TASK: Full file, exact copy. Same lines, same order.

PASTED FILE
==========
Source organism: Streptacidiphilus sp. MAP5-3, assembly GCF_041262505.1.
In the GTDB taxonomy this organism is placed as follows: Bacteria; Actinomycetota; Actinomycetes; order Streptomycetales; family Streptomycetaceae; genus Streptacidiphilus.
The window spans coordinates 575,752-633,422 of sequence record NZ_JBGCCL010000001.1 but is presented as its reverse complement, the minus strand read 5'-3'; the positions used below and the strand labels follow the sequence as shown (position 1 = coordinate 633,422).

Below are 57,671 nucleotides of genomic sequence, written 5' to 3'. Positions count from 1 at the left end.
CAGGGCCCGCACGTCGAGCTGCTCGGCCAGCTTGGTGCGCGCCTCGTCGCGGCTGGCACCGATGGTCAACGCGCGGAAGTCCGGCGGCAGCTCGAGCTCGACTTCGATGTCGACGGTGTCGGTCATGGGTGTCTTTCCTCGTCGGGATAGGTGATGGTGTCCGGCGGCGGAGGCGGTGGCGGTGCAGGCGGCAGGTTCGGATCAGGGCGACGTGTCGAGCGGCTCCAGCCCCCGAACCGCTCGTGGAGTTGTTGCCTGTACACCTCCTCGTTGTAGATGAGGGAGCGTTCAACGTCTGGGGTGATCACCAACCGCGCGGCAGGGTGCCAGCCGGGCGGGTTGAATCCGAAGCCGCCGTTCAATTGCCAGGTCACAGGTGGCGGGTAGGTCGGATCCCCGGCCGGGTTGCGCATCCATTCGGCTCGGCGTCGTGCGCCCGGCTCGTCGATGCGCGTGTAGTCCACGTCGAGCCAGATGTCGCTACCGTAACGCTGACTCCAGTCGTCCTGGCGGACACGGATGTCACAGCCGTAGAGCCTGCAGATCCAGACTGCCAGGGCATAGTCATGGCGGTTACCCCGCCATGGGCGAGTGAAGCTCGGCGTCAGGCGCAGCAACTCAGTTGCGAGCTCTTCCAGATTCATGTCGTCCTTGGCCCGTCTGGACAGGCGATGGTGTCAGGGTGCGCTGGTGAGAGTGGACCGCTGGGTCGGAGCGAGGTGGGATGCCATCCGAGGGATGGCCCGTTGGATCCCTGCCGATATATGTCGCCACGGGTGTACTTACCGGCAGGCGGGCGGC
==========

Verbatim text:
Source organism: Streptacidiphilus sp. MAP5-3, assembly GCF_041262505.1.
In the GTDB taxonomy this organism is placed as follows: Bacteria; Actinomycetota; Actinomycetes; order Streptomycetales; family Streptomycetaceae; genus Streptacidiphilus.
The window spans coordinates 575,752-633,422 of sequence record NZ_JBGCCL010000001.1 but is presented as its reverse complement, the minus strand read 5'-3'; the positions used below and the strand labels follow the sequence as shown (position 1 = coordinate 633,422).

Below are 57,671 nucleotides of genomic sequence, written 5' to 3'. Positions count from 1 at the left end.
CAGGGCCCGCACGTCGAGCTGCTCGGCCAGCTTGGTGCGCGCCTCGTCGCGGCTGGCACCGATGGTCAACGCGCGGAAGTCCGGCGGCAGCTCGAGCTCGACTTCGATGTCGACGGTGTCGGTCATGGGTGTCTTTCCTCGTCGGGATAGGTGATGGTGTCCGGCGGCGGAGGCGGTGGCGGTGCAGGCGGCAGGTTCGGATCAGGGCGACGTGTCGAGCGGCTCCAGCCCCCGAACCGCTCGTGGAGTTGTTGCCTGTACACCTCCTCGTTGTAGATGAGGGAGCGTTCAACGTCTGGGGTGATCACCAACCGCGCGGCAGGGTGCCAGCCGGGCGGGTTGAATCCGAAGCCGCCGTTCAATTGCCAGGTCACAGGTGGCGGGTAGGTCGGATCCCCGGCCGGGTTGCGCATCCATTCGGCTCGGCGTCGTGCGCCCGGCTCGTCGATGCGCGTGTAGTCCACGTCGAGCCAGATGTCGCTACCGTAACGCTGACTCCAGTCGTCCTGGCGGACACGGATGTCACAGCCGTAGAGCCTGCAGATCCAGACTGCCAGGGCATAGTCATGGCGGTTACCCCGCCATGGGCGAGTGAAGCTCGGCGTCAGGCGCAGCAACTCAGTTGCGAGCTCTTCCAGATTCATGTCGTCCTTGGCCCGTCTGGACAGGCGATGGTGTCAGGGTGCGCTGGTGAGAGTGGACCGCTGGGTCGGAGCGAGGTGGGATGCCATCCGAGGGATGGCCCGTTGGATCCCTGCCGATATATGTCGCCACGGGTGTACTTACCGGCAGGCGGGCGGC